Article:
I spoke to Minister of Energy and Resources Bronwyn Eyre on April 14 about the province’s announcement of a number of measures to help out the oilpatch in this time of crisis.
I asked her about the thinking behind extending expiries for oil leases. Eyre responded there’s very little cost to the government on this, and since the current price of oil is so low, they’re not going to lose much in terms of land sales, and there’s so little drilling expected.
But Saskatchewan has not followed Alberta’s lead in stopping land sales for now. The usual April Saskatchewan sale went ahead April 7, bringing in a paltry $1.7 million. The ministry hasn’t cancelled or postponed the next one, scheduled for June 2, as of yet.
“We decided to go with the routine, because it’s so hard to know,” Eyre said. “We did decide to go ahead. We’ll see what we do, going forward. We did have some interest, but of course not a massive amount. That’s to be expected. It was just about trying to stick to the schedule, perhaps for force of habit or predictability.”
In recent years, the province has been charging an administration levy on oil producers, basically having the industry paying for its own regulation, to the tune of 90 per cent. In an effort to help out the industry, Eyre announced on April 14 the province would be knocking that back to 50 per cent for the time being.
When I asked her about drilling prospects for this year, Eyre said, “I’m very concerned.
“I don’t think it would be correct to say that things are looking particularly up. It’s a great concern, to me. The capital investment cuts announced by companies in the province, will sadly impact jobs and drilling, and more broadly seeing, production. We’re already seeing the impacts of this. It’s been a perfect storm, and such a rapid one.”
One of the sticking points between the federal and provincial governments has been on methane regulation. For a while there, it looked like there could be a Saskatchewan set of rules, and a federal set. The feds have now accepted the province’s rules as being sufficient.
“The methane agreement is significant,” Eyre said, adding, “This was something the sector wanted, to be clear there were not going to be two sets of frameworks imposed, with two sets of regs. But in fact, the Saskatchewan rules, which make more common sense, are way less prescriptive, based on individual pieces of equipment, that kind of thing. And we now have the jurisdiction to act in that space.”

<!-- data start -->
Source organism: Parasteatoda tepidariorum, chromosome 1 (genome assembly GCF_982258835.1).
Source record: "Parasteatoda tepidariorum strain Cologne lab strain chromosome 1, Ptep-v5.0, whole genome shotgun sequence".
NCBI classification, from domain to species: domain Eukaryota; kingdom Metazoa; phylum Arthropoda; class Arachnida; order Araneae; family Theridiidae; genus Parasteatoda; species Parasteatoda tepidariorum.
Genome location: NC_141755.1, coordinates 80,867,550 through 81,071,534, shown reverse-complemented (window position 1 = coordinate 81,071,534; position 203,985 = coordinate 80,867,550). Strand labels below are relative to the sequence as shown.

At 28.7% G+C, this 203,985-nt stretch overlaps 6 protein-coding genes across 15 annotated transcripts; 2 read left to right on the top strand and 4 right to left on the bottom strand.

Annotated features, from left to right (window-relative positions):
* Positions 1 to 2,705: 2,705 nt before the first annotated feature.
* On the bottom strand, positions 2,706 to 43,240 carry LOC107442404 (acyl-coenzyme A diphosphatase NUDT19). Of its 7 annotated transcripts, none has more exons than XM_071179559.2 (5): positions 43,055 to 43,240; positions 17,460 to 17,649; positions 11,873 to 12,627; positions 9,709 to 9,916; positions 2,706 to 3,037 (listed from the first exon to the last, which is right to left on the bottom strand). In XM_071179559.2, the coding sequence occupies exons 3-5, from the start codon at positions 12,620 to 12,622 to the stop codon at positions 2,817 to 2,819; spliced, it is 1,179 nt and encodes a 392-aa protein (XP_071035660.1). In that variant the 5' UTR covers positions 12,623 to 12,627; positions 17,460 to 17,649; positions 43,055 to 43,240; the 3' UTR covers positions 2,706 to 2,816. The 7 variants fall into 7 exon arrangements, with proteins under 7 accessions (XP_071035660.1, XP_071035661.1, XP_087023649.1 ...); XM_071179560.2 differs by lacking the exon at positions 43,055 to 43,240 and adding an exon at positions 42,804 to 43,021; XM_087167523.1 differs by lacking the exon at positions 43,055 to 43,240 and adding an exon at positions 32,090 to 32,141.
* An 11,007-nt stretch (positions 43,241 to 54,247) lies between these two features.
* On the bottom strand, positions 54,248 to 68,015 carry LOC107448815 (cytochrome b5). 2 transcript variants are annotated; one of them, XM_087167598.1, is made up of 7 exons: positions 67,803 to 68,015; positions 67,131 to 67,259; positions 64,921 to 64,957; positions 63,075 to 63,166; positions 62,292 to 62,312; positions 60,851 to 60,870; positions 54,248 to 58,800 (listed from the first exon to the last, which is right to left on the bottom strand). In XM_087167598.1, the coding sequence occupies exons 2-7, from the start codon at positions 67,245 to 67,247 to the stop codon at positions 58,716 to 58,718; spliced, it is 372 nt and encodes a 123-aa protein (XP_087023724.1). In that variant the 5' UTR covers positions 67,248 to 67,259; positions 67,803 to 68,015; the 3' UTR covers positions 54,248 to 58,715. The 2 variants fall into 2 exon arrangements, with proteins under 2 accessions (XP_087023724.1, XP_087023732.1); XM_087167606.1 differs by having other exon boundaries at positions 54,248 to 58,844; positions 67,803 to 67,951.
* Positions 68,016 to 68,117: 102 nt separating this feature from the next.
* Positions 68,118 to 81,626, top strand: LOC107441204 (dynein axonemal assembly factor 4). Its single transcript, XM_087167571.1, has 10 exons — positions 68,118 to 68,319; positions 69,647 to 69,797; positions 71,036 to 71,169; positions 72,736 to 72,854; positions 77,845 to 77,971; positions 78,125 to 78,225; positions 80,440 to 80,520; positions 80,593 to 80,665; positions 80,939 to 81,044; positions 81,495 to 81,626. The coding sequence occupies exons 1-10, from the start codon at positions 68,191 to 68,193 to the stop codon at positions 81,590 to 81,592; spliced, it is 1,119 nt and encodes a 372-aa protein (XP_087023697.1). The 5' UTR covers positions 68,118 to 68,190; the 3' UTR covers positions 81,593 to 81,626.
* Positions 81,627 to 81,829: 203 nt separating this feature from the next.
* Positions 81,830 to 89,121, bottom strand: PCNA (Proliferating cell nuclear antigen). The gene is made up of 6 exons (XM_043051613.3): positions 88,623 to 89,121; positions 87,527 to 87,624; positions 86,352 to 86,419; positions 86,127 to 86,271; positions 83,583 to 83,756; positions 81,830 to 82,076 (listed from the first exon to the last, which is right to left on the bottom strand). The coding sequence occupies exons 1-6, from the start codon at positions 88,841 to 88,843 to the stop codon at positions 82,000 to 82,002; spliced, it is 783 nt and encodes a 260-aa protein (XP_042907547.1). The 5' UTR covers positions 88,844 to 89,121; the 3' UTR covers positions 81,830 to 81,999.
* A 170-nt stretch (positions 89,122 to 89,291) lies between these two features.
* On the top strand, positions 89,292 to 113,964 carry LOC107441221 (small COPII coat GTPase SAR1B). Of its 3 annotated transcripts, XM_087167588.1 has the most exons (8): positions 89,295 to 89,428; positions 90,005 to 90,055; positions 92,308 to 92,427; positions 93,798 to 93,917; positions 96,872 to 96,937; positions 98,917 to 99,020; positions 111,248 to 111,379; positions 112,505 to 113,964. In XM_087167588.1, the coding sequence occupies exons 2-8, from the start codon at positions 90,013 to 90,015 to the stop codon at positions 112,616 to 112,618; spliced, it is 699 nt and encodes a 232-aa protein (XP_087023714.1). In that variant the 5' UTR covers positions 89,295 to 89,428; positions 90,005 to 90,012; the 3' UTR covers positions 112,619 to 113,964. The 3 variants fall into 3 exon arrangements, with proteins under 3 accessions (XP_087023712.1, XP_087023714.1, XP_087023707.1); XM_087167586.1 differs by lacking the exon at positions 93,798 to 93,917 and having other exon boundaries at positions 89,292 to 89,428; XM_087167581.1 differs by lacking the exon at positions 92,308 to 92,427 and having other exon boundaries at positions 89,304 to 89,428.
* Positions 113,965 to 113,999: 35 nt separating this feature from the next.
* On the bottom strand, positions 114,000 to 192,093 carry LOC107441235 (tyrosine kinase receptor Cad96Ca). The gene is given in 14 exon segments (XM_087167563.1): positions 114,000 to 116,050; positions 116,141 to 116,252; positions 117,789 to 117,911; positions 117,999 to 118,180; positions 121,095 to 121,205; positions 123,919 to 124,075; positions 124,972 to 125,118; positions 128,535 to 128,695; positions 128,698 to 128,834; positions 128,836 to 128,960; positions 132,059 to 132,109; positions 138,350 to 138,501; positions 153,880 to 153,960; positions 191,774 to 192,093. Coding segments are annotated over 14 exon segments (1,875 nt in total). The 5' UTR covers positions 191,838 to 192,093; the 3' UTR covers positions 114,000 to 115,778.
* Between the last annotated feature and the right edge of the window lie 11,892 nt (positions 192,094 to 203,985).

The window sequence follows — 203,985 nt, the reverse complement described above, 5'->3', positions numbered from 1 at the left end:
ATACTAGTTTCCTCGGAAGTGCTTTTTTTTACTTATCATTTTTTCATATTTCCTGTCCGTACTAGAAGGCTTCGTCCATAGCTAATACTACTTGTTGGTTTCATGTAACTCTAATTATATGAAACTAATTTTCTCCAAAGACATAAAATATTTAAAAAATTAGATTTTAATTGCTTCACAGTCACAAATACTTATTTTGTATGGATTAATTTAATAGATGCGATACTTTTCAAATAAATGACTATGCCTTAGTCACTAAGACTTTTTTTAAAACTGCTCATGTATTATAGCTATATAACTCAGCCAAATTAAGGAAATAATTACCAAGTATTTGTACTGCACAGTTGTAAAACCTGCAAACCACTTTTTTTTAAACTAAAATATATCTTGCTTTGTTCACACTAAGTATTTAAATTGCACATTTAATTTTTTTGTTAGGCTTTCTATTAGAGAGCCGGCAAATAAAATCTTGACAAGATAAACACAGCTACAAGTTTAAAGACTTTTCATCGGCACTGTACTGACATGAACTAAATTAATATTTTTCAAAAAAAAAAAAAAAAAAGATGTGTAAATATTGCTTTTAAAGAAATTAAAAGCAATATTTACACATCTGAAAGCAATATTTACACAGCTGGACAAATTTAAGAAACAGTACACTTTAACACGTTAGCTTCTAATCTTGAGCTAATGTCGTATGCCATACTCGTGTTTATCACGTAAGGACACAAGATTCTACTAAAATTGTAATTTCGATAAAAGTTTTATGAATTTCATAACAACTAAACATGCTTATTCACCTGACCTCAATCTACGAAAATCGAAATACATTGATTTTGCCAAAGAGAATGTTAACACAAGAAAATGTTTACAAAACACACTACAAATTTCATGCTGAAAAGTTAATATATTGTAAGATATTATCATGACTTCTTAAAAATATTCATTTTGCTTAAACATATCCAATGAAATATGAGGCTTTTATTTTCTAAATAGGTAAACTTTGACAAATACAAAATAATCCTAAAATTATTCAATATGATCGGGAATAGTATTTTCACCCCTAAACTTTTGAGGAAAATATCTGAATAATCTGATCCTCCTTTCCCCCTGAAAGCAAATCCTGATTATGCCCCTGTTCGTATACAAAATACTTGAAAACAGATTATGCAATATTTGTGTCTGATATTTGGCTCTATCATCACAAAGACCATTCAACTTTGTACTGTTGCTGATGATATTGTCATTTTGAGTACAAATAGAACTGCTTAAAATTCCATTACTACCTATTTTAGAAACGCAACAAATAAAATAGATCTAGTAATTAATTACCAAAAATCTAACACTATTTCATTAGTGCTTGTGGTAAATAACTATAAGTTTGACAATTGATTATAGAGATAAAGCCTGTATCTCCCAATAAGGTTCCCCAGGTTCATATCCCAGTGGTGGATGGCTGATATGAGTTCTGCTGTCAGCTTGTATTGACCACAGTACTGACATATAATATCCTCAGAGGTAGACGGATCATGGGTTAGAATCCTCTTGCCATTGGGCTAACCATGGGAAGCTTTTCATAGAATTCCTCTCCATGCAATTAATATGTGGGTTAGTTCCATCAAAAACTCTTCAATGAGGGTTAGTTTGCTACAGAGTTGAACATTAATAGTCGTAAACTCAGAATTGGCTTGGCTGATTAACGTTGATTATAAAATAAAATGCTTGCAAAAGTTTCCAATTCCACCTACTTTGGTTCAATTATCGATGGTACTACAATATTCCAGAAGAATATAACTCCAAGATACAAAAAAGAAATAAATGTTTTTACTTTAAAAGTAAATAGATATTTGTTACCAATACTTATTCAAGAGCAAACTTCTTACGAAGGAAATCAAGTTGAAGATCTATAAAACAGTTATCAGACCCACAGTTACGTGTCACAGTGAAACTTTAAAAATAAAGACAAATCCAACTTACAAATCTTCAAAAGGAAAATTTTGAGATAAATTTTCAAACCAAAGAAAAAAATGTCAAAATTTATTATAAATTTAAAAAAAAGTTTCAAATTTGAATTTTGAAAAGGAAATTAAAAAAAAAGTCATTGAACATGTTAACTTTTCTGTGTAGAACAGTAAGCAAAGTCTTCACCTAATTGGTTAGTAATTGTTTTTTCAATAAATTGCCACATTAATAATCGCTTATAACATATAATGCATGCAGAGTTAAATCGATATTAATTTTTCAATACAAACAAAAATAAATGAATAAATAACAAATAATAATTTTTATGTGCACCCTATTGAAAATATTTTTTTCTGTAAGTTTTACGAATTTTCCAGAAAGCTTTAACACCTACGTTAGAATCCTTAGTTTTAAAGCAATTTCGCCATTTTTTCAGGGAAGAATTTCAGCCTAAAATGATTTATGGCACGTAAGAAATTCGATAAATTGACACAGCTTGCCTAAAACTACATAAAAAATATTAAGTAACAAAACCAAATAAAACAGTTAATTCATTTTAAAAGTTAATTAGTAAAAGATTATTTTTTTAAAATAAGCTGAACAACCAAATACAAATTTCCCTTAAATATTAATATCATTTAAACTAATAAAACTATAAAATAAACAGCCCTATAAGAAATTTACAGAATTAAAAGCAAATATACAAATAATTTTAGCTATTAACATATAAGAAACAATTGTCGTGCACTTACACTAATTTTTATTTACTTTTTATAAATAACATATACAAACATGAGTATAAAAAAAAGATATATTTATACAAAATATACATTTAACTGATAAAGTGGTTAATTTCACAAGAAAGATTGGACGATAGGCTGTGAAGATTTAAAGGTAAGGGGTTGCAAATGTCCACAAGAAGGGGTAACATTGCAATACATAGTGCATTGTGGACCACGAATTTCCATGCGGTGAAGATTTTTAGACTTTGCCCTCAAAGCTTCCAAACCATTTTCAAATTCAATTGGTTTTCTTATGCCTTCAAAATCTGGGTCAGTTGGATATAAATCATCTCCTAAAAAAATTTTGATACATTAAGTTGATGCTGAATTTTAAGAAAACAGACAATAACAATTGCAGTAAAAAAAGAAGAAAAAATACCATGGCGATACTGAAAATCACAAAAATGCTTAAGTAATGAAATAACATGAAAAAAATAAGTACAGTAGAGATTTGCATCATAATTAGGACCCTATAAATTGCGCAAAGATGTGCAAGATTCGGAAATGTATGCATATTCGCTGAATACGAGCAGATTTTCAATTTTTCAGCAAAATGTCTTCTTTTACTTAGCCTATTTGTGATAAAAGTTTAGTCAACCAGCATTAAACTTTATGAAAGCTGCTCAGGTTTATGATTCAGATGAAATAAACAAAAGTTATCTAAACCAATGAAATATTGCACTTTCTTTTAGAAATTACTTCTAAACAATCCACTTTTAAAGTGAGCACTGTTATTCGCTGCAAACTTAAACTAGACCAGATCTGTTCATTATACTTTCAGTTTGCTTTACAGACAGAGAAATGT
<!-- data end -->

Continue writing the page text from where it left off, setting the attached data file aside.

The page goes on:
It’s been a long time coming, she said.
In a way, this was similar to the province asking the feds “will you accept our plan, our approach” when it came to implementation of carbon dioxide strategies.
It took months of work to get to this point. She said Saskatchewan appreciates the acceptance of the plan, “because we think it’s a good plan.”
“It still strives to reduce 4.5 million tonnes from venting and flaring by 2025. We know that gas is wasted, 20 per cent to venting and flaring, so it makes common sense to do something.”
Eyre says Saskatchewan’s is a much more common sense, field-tested approach.
To this end, I would say reducing the release of methane to the atmosphere is probably one of Saskatchewan’s best strategies for reducing greenhouse gas emissions. Surely there will be groans from the industry, especially with regards to where its uneconomical to capture this gas. But perhaps this will drive innovation for small-scale power generation using this gas. Maybe it’s easier to feed power into the grid, already supplying that wellsite or battery, than it is to collect gas from it?
Even if you’re not wholly sold on the whole greenhouse gas thing, this is essentially an argument for energy conservations and increased efficiency.
Eyre said, “The work involving the CAODC that builds on what was agreed upon between Premiers Kenney and Moe last year to harmonize rules and regs and cut red tape between provinces, and in this case, to move between job sites over the border without getting bogged down over two sets of rules was something in the works, yes, but it’s now official, and I think it will be helpful on the ground.”
Eyre has told her federal counterpart that now would not be the time to throw any more regulatory hurdles at the provinces. She pointed out we’re still importing Saudi oil into Eastern Canada, but can’t export oil from northern British Columbia due to Bill C-48, which is now law.
“The optics around that are a bit unfortunate, in light of the Saudi Arabian component to the problem we’re in, in the first place. Wouldn’t it be night if Canadian energy were mandated at a time like this? It would be instant unity,” she said.
Just a couple days before, OPEC+ announced production cuts of 10 million barrels per day, although President Donald Trump indicated it was likely going to be a lot more.
I asked Eyre, should Saskatchewan be part of some sort of cartel to control production?
She responded, “It’s good news, for now, for Saskatchewan, that we haven’t been asked to mandate cuts. That really is a provincial jurisdiction, anyway, but Canada, Newfoundland, Saskatchewan, Alberta, haven’t been asked to do that. We don’t need anything mandated right now, of course, because we’re seeing the voluntary, market-driven curtailment of production anyways. It would be rather painful, if anything were formally mandated on top of that.
“For now, I was quite heartened that decision was reached, that they addressed it on the level they did.”
These mid-April measures are not the end. The province is looking to do more for the industry.
“In terms of what is to come, and what form it is to take, that is unknown, in terms of what’s wanted,” she said.
Brian Zinchuk can be reached at firstname.lastname@example.org.